The deep dark December days were usually snowy, and frost would put a hard glitter on the snow which twinkled under 19th-century streetlights as I walked down the wide avenue downtown where the tables were set out selling new year's cards and tinsel decorations for trees. The snow crunched underfoot and my breath misted out in front of me, my hand in the hand of a grandparent or a parent, dancing along on the snow, mittened, a woollen hat stuffed down across my ears, feet in small sturdy boots, looking up at the glow of the streetlights, at the smiles of the passers-by, at the sky that was either low and luminously gray and heavy with snow still to come or full of sharp twinkling winter stars.

And soon, soon, that midnight hour would come, and the clocks would chime twelve... and the magic would happen, and the year would change. SOmehow, I didn't know how, but somehow things were different the next morning. The world had taken a breath, held it at midnight, and on the morning after it exhaled, and started thinking again of the tomorrows that were coming. New plans, new duties, new everything crowded in. It was tradition to wear something new on New Year's Day morning, just to symbolise the new beginning. Come a few weeks or a few months, everyone's birthday would roll around again, and we'd all be a year older - but we already WERE a year older, magically, on New Year's Day morning because the clocks had chimed, and the midnight hour had struck, and the world had changed yet again, turned underneath us. And we continued. It was a magic spell, a charm, we had to do the right things and say the right things and look up at the right star or it would all vanish at midnight and we would be no more than a fading dream.

Perhaps that was why I found it so hard - so impossible - to live with the Southern Hemisphere where I spent half my life. I grew to know and love that sky, too - the Southern Cross is still the only constellation I can identify without an instant's hesitation - but it was just so WRONG to have this magical moment, this midnight hour, fall at high summer, and the new year celebrations and parties being thrown on beaches and around barbeques with people wearing swimming costumes and flip flops. It was wrong. WRONG. There should be frosty snow, and misting breath, and a child's high happy laugh on a winter night under winter skies.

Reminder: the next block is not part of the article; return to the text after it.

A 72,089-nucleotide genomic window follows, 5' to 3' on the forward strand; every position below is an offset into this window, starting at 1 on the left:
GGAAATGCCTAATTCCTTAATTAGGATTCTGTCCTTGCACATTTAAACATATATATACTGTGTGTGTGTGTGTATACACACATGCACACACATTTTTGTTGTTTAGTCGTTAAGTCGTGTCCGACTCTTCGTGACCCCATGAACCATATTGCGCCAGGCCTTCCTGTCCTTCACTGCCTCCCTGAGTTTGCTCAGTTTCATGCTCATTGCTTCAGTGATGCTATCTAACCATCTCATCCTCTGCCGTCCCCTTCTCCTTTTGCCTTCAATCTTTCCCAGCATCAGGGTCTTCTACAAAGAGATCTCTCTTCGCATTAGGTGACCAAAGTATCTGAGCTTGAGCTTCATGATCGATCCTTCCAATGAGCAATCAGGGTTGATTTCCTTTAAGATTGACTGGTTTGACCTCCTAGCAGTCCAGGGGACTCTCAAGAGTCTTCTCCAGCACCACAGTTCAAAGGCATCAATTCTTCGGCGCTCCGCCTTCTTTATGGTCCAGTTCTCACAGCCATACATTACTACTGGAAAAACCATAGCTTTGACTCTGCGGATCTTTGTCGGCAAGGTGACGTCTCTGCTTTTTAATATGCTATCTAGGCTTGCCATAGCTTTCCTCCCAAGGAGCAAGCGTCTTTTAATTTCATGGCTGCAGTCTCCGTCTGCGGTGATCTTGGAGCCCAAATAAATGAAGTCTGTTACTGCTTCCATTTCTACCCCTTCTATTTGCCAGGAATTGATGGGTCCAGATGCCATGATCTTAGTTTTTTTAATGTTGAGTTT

I remember those years.

I remember the light of my grandfather's smile.

I remember waking up and feeling all new, all different, older, greater, more full to the brim of brand new thoughts and passions and ambitions.

New Year's Eve still makes me tingle inside with the memory of those things.

My bedtime has long since been my own to set and midnight has lost its enchantment - I suppose I could have expected that, everything that becomes freely accessible and without restrictions inevitably becomes workaday and humdrum and mundane eventually. I've been awake many a midnight since I was a small child waiting breathlessly for the year and the world to change around me. But it's still there on THIS night of all nights - although I know that I can stay up until midnight, or two AM, or four AM, any time I choose I am a child again on New Year's Eve, awaiting midnight, knowing that somehow somewhere the whole world is doing it with me as the seconds tick away.

And they come at midnight, the ghosts. The ones I have loved, and lost. And even though I am no longer a child, the dark winter night is still lit up with me with the glowing joy in my grandfather's smile. I still wish them Happy New Year, my loved and vanished dead. They live within me, within my memory.

The world has turned yet again. We are in 2009, a year that looks like it belongs in science fiction stories and not my everyday reality. But here it is, and here I am, and we are going forward together, the new year and I... and my ghosts.

May it be good for you all, this new year, whose first day I tore off the calendar today. May it bring you joys and memories. See you again the next time the world turns older.

May 2009